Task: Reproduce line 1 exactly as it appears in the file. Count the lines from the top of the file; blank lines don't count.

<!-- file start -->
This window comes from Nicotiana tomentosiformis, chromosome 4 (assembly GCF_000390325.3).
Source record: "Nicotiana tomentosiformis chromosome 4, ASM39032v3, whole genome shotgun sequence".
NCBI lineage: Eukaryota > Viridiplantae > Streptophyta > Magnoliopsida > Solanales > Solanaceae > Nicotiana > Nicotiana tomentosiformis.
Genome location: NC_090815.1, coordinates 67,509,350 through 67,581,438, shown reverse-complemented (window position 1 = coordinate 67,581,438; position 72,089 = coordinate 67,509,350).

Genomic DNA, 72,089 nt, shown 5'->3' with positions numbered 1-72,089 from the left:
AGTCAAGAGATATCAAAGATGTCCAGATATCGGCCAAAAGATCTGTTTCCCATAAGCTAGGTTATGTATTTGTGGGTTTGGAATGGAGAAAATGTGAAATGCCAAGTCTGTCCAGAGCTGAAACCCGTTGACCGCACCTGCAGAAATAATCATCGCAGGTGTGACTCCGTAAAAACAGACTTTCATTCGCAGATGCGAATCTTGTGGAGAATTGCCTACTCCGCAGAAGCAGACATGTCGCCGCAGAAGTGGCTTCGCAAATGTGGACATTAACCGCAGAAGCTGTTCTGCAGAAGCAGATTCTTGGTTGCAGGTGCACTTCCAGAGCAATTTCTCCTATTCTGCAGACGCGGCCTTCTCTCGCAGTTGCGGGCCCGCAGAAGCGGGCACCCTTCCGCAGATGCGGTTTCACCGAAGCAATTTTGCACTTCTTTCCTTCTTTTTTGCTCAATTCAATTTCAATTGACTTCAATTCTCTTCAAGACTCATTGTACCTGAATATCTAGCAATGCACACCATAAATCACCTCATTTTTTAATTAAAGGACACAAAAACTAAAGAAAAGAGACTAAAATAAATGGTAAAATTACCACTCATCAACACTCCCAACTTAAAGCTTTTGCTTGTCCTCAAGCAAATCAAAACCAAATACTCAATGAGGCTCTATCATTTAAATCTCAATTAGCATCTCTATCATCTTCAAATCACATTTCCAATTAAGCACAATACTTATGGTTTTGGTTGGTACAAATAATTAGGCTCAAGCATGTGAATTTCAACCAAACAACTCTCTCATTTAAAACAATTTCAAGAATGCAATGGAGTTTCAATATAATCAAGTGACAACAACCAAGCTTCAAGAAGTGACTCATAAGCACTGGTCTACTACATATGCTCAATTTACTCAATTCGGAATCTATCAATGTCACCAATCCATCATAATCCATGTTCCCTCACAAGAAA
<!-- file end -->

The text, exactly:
This window comes from Nicotiana tomentosiformis, chromosome 4 (assembly GCF_000390325.3).